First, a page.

Military Medal Myths
So – this means that you can expect to see the uniform you revere and the medals hard earned, sometimes at the expense of the lives of our military heroes, again relegated to the realm of costume parties where fakes and frauds will openly drape our nation’s most hallowed medal for heroism around their necks and make claims on the valor of those who actually earned the award the hard way.
Wearing medals to costume parties wasn’t illegal even under the Stolen Valor law. Depending on the intent, it might be tacky. (It would be fine to go as, say, General Patton or General Petraeus.) But wearing medals to a costume party isn’t meant to deceive. Unless they’re extremely intoxicated or mentally challenged, no one thinks a guy wearing a Barack Obama mask or a Batman costume is really the president or the Caped Crusader, after all.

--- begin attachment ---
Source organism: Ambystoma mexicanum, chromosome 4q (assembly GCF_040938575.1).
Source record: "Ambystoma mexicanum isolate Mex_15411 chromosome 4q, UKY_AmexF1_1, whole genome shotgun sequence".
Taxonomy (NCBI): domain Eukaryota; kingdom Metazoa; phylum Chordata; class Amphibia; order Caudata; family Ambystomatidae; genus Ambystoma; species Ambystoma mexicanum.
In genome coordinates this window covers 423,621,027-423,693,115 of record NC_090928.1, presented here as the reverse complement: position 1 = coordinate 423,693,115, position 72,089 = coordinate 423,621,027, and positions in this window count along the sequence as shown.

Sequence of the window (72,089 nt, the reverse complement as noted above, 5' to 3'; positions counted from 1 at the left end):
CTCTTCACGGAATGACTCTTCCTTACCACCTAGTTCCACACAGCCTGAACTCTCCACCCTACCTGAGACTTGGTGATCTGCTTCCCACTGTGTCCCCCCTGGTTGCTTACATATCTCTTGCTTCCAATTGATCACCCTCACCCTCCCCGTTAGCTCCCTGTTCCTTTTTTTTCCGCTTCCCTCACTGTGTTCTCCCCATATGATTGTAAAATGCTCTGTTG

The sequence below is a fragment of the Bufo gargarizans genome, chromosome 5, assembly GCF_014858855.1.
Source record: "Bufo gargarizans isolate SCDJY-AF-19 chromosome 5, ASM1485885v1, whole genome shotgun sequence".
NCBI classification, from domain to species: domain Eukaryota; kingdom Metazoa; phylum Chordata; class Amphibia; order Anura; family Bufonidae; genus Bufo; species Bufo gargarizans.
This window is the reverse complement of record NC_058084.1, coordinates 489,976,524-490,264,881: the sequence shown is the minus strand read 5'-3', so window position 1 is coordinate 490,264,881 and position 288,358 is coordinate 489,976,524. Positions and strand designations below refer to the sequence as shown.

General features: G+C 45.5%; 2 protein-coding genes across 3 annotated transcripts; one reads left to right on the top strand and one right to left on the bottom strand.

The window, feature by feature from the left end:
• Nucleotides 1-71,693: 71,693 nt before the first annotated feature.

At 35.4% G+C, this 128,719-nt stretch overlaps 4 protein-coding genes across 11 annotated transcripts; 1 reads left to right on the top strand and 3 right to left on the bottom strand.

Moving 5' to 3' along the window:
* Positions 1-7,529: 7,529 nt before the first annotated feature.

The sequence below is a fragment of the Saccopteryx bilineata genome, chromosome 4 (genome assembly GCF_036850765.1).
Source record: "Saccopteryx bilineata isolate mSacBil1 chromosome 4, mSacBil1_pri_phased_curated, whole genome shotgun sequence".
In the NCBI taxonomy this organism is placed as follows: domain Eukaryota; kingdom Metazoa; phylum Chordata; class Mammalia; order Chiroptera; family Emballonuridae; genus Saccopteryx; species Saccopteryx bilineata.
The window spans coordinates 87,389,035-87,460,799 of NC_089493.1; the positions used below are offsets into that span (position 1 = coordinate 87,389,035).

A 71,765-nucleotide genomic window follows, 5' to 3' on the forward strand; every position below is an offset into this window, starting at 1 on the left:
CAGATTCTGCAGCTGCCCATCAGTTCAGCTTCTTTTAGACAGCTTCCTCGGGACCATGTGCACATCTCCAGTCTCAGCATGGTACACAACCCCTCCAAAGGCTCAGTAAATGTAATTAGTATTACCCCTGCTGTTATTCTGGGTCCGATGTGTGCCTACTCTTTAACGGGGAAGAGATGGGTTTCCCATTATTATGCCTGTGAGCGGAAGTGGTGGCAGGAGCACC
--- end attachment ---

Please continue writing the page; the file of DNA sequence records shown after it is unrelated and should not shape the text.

Similarly, contrary to widespread misconception, it was never a violation of laws against “impersonating an officer” for an actor to wear authentic military uniforms while filming a movie. If they were wearing their uniform incorrectly — as they seem invariably to do — it wasn’t to stay clear of charges but because of sloppiness on part of the costume department.